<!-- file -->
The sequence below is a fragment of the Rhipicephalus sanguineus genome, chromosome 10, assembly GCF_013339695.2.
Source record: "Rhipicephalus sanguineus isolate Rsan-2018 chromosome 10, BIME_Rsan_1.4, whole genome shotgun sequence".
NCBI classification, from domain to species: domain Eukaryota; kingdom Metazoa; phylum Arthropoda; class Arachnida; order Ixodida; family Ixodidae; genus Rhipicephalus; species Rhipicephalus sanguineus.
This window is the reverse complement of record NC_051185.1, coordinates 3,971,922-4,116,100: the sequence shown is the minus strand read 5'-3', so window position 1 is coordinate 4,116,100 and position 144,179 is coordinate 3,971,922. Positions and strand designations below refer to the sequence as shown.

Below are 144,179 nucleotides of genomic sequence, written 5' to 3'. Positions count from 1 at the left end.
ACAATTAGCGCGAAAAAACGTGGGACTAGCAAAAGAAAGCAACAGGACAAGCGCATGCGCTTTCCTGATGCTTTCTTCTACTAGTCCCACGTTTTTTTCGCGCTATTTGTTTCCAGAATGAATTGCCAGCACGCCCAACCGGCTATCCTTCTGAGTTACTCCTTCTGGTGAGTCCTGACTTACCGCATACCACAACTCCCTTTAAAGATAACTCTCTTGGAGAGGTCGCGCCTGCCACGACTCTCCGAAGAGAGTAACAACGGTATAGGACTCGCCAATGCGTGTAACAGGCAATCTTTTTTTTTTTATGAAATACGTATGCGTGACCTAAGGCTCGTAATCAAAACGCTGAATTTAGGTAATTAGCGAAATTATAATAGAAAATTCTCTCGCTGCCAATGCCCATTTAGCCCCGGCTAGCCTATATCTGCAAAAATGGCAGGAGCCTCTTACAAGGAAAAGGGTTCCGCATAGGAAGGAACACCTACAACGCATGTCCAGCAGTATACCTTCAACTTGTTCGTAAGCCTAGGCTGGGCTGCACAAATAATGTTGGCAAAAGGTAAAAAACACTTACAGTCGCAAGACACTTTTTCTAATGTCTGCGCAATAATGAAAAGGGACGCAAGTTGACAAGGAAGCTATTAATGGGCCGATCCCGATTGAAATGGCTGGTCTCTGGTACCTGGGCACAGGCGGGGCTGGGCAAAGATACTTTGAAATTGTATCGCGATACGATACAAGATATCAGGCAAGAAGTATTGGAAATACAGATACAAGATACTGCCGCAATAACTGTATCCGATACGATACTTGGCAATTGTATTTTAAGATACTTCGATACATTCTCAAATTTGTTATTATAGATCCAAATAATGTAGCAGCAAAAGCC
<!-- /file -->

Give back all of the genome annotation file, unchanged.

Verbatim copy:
The sequence below is a fragment of the Rhipicephalus sanguineus genome, chromosome 10, assembly GCF_013339695.2.
Source record: "Rhipicephalus sanguineus isolate Rsan-2018 chromosome 10, BIME_Rsan_1.4, whole genome shotgun sequence".
NCBI classification, from domain to species: domain Eukaryota; kingdom Metazoa; phylum Arthropoda; class Arachnida; order Ixodida; family Ixodidae; genus Rhipicephalus; species Rhipicephalus sanguineus.
This window is the reverse complement of record NC_051185.1, coordinates 3,971,922-4,116,100: the sequence shown is the minus strand read 5'-3', so window position 1 is coordinate 4,116,100 and position 144,179 is coordinate 3,971,922. Positions and strand designations below refer to the sequence as shown.

Below are 144,179 nucleotides of genomic sequence, written 5' to 3'. Positions count from 1 at the left end.
ACAATTAGCGCGAAAAAACGTGGGACTAGCAAAAGAAAGCAACAGGACAAGCGCATGCGCTTTCCTGATGCTTTCTTCTACTAGTCCCACGTTTTTTTCGCGCTATTTGTTTCCAGAATGAATTGCCAGCACGCCCAACCGGCTATCCTTCTGAGTTACTCCTTCTGGTGAGTCCTGACTTACCGCATACCACAACTCCCTTTAAAGATAACTCTCTTGGAGAGGTCGCGCCTGCCACGACTCTCCGAAGAGAGTAACAACGGTATAGGACTCGCCAATGCGTGTAACAGGCAATCTTTTTTTTTTTATGAAATACGTATGCGTGACCTAAGGCTCGTAATCAAAACGCTGAATTTAGGTAATTAGCGAAATTATAATAGAAAATTCTCTCGCTGCCAATGCCCATTTAGCCCCGGCTAGCCTATATCTGCAAAAATGGCAGGAGCCTCTTACAAGGAAAAGGGTTCCGCATAGGAAGGAACACCTACAACGCATGTCCAGCAGTATACCTTCAACTTGTTCGTAAGCCTAGGCTGGGCTGCACAAATAATGTTGGCAAAAGGTAAAAAACACTTACAGTCGCAAGACACTTTTTCTAATGTCTGCGCAATAATGAAAAGGGACGCAAGTTGACAAGGAAGCTATTAATGGGCCGATCCCGATTGAAATGGCTGGTCTCTGGTACCTGGGCACAGGCGGGGCTGGGCAAAGATACTTTGAAATTGTATCGCGATACGATACAAGATATCAGGCAAGAAGTATTGGAAATACAGATACAAGATACTGCCGCAATAACTGTATCCGATACGATACTTGGCAATTGTATTTTAAGATACTTCGATACATTCTCAAATTTGTTATTATAGATCCAAATAATGTAGCAGCAAAAGCC